Sharks that dwell in the Maldives can breathe a sigh of relief: the island nation has declared 90,000 square kilometers of the Indian Ocean a safe-haven for sharks, banning shark fishing as well as any trade in shark fins.
“The Maldives were one of the first countries to recognize that sharks were a key reason tourists went to dive there,” said Matt Rand, director of Global Shark Conservation for the Pew Environment Group. “Today’s announcement protects the Maldives’ tourism industry—the largest segment of their economy—from the ravages of the shark fin trade. It is a bold and farsighted move on the part of the government of the Maldives.”
Oceanic whitetip shark. Photo by: Peter Koelbl.
The protected waters are home to thirty species of shark, including the scalloped hammerhead and the oceanic whitetip, both of which are up for protection at the next meeting of the Convention on International Trade in Endangered Species (CITES). The IUCN Red List classifies the scalloped hammerhead as Endangered, and the oceanic whitetip as Vulnerable to extinction.
The Maldives, a popular tourist location, depends on its pristine beaches, coral reefs, and marine wildlife, such as sharks, for much of its tourism industry. Globally tourism focused on seeing sharks in the wild is a growing business.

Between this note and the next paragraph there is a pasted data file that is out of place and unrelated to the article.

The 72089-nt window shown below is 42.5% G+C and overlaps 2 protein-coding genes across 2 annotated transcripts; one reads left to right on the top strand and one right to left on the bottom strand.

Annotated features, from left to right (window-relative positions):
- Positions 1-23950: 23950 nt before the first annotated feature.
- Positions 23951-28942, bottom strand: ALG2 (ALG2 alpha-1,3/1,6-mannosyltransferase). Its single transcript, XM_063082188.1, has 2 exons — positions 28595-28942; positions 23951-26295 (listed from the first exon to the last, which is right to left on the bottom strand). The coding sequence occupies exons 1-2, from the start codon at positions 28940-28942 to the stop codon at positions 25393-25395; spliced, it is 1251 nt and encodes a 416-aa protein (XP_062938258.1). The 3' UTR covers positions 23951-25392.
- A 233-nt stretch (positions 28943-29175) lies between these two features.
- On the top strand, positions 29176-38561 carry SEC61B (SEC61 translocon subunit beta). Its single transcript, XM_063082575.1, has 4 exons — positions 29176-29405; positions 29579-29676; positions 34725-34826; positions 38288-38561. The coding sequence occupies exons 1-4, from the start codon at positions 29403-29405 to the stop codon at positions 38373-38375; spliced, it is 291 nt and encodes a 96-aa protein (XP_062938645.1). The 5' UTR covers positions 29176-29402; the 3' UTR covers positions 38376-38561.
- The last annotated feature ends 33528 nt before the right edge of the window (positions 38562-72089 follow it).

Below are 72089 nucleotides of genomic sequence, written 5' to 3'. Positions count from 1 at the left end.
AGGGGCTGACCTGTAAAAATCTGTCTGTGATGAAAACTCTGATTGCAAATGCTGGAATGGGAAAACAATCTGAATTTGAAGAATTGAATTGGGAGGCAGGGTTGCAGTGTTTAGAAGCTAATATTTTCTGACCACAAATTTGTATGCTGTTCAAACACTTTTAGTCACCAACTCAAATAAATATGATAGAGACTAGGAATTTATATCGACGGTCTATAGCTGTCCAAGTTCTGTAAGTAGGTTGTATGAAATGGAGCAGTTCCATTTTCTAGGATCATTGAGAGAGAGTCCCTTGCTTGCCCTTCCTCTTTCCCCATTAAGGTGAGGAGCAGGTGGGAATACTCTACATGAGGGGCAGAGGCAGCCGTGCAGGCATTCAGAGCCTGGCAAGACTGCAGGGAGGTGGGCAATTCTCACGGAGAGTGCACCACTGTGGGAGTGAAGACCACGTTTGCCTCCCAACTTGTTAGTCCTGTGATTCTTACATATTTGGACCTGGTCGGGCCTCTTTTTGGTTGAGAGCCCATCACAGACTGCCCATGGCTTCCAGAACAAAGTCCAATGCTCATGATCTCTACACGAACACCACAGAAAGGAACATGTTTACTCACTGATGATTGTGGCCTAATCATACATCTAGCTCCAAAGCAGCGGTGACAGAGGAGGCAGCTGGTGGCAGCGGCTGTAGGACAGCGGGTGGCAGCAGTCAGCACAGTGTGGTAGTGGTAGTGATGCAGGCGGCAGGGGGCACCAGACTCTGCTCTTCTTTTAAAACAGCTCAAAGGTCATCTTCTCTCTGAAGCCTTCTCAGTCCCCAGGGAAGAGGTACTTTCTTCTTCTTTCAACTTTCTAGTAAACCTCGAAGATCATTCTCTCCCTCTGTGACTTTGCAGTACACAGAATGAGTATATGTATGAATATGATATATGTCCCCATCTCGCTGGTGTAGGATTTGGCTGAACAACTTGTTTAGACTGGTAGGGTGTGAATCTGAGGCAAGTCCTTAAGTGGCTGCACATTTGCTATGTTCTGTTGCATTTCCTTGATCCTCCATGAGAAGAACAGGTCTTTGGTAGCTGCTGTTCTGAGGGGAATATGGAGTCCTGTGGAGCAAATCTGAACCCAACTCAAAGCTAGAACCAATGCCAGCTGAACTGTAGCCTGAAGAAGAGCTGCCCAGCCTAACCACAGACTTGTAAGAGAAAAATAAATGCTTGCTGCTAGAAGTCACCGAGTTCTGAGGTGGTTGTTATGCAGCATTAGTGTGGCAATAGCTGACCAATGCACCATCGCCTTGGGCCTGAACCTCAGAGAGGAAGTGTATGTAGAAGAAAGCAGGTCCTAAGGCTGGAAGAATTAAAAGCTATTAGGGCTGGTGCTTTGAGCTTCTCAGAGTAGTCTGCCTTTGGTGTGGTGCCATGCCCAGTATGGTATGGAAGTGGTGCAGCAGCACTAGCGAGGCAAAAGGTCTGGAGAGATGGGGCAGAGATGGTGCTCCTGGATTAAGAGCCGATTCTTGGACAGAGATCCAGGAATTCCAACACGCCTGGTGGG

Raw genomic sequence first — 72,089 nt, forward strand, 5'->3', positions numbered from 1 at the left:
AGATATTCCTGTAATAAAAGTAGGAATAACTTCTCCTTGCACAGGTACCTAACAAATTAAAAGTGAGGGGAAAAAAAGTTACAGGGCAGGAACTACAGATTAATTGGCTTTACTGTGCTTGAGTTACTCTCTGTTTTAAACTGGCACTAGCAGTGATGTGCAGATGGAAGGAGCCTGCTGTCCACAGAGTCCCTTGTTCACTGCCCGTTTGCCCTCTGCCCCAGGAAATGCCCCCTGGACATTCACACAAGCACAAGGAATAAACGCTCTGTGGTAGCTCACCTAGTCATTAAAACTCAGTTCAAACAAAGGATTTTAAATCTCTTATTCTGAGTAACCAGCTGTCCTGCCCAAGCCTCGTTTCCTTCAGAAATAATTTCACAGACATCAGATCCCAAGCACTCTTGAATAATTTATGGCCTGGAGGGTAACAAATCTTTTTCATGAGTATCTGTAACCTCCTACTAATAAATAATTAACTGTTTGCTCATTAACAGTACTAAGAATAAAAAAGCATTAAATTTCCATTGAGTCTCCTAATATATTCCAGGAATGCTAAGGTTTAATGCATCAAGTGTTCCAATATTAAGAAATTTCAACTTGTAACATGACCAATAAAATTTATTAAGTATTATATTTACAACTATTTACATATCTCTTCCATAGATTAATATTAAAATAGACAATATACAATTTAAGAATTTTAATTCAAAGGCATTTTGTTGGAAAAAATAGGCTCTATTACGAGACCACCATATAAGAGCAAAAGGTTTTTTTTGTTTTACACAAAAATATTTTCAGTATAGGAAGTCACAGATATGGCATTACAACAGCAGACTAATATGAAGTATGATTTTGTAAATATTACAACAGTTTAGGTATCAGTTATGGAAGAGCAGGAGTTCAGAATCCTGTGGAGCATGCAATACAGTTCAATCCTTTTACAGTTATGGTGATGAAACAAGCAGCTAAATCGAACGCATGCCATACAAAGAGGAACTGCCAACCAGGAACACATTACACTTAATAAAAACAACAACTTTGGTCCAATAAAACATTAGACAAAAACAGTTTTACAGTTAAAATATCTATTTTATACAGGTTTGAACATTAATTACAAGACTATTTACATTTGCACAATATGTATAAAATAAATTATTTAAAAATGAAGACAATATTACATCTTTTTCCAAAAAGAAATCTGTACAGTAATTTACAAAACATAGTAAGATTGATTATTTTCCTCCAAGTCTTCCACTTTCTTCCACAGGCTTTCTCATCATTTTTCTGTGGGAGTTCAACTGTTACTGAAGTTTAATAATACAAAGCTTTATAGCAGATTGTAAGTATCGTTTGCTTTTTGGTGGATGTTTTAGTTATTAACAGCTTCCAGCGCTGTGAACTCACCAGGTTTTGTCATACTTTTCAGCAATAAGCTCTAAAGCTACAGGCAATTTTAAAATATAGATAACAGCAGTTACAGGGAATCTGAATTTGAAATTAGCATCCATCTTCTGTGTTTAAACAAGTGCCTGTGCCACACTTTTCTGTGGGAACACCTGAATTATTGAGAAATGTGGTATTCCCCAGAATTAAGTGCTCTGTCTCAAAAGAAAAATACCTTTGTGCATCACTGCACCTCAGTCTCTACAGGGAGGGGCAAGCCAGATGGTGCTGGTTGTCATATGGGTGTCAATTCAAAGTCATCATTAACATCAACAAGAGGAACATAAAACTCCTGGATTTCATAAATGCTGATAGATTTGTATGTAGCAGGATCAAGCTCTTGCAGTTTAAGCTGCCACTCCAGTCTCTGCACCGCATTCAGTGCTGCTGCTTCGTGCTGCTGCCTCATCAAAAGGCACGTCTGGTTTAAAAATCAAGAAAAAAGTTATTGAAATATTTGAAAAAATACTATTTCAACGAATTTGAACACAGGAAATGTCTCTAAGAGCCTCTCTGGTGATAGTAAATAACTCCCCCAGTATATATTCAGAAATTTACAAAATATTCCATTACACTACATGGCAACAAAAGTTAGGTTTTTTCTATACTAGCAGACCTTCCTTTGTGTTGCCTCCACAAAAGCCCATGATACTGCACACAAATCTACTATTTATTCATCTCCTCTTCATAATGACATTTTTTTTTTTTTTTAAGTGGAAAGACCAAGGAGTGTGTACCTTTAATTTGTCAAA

“Countries are beginning to recognize just how important vibrant shark populations are to healthy ocean ecosystems, and to their ecotourism industries,” explains Rand.
The trade for shark fin soup has devastated shark populations worldwide: sharks are caught, finned (whereby fishermen cuts off their fins), and then tossed overboard into the ocean to perish. It is estimated that 73 million sharks are killed every year for their fins alone.
Currently, 32 percent of open ocean shark species are threatened with extinction.
(02/17/2010) One hundred and thirteen countries have signed on to an agreement to protect seven migratory sharks currently threatened with extinction byway of the Convention on the Conservation of Migratory Species of Wild Animals (CMS), according to the UN Environment Program (UNEP). The agreement prohibits hunting, fishing, or deliberate killing of the great white shark, basking shark, whale shark, porbeagle shark, spiny dogfish, as well as the shortfin and longfin mako sharks. However, Australia has declared it will ignore certain protections.
(11/15/2009) Environmentalists say that the International Commissions for the Conservation of Atlantic Tuna (ICCAT) did not do enough in their yearly meeting to protect the ocean’s sharks.
(06/25/2009) The first global study of open ocean (pelagic) sharks and rays found that 32 percent of the species are threatened with extinction largely due to overfishing and bycatch, making pelagic sharks and rays more threatened than birds (12 percent), mammals (20 percent), and even amphibians (31 percent), which are considered to be undergoing an extinction crisis. The situation worsens when only sharks taken in high-seas fisheries are considered: 52 percent of these species are threatened.